Maggioni argues that “confronting yourself with antique masters of the craft allows you to give the right value and appreciation to the tools we have and use nowadays.” For the album Il Ciclo del Vuoto (The Void Cycle) he collaborated with another regional craft, collaborating with Artogne’s Lodovico Pavoni Printing Museum and its collection ranging from the 1700s to the 1980s. He notes that all the museum’s pre-electronic machines remain fully functional and are still in use, whereas “… some of the more technologically advanced machines have become obsolete. This to me means that not everything that is defined as progress is necessarily an improvement.” In this case, an 1880 press was used to hand print the album’s covers, each of which is individually varied. Even this venerable production process, seen in the accompanying video, works as a meditative combination of sound and vision.
The album’s sounds were derived from a commissioned video documentary “Sound of Concrete” and its soundtrack. The field recordings were later forged into the full thematic album based on concrete and a subsequent site-specific live performance. The film explored the lifecycle of cement, from explosions in the quarry of Tavernola, to the cavernous concrete work spaces of the Pantano dam. In the video Maggioni can be seen carefully testing metal and concrete surfaces and taking field recordings of concrete production processes.
“Neunau is a connection between worlds that might seem distant from one another, this allows me to work on various levels. My aim is not only to record sounds that could be useful in music writing in the more classical sense but also tell a story of the location where they have been recorded, giving the listener a physical perception of sorts, something more akin to an experience.”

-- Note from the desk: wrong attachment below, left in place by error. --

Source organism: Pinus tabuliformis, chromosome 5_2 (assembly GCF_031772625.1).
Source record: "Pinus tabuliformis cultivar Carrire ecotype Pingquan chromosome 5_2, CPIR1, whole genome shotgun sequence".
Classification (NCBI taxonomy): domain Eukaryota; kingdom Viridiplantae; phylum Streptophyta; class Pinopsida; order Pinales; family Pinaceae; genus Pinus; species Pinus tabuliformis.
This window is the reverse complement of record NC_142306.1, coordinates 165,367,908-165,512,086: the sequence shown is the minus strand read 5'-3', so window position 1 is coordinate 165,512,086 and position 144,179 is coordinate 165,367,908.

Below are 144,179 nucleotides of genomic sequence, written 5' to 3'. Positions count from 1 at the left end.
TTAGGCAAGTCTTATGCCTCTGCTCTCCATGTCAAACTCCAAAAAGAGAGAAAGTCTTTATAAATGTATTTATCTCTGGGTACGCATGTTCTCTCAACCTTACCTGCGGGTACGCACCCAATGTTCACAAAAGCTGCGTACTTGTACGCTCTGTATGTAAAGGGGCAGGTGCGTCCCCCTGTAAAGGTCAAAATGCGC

An even older location featured in Shelter under a rock before Vaiai storm (2018). This used ancient recall horns used for herding animals and took advantage of the a sheltered space under a boulder in the midst of a forest. The title and a key value of the work come from the fact that in the following autumn all the trees in the area were felled in the Vaiai storm, leaving this work as a document of an acoustic conceptual document of a brutally altered landscape. It was also inspired by the ancient instruments used:
“… the sound of the Ibex Horn is precious and playing it is a strong and precise signal that goes straight into our limbic system, to the archaic part of the human brain. The area that governs all the spontaneous and automatics reactions, taking us straight back to the origin of our species.”
Within the context of the Neunau worldview, there is no contradiction in moving seamlessly from working with ibex horns to the most advanced industrial machinery. The project Il Suono Nascosto (The Hidden Sound) is emblematic of Maggioni’s approach to excavate and amplify normally hidden sounds. It resulted in a performance in the factory of the Biesse Group, using sounds and visuals from their production processes. Just as with his engagement with forges or printing presses, the evolving relationship between people and technology is explored here.
The mobile, interactive installation project Màder (2020) appeared in six atmospheric locations in Maggioni’s home region. Throughout July and August specially forged iron discs and gongs were hung for audiences to experiment with. The installation was accompanied by signs bearing the slogan “Osserva percuoti suono!” (Observe Strike Sound!). This conscious use of primitive techniques and materials seems to invite both experimentation and contemplation, appealing to a wide range of local people, far beyond the normal reach of sound art and other contemporary forms. Regardless of whether Neunau manifests through ancient or hyper-modern forms and techniques, neither concept nor technology ever prevail over sonic imagination and a relation to local history and spirit.
MADER Photo by PAOLO RONDINI
The album Rimodulazione di flauti Paetzold durante una sessione di libera improvvisazione di Antonino Politano is available now.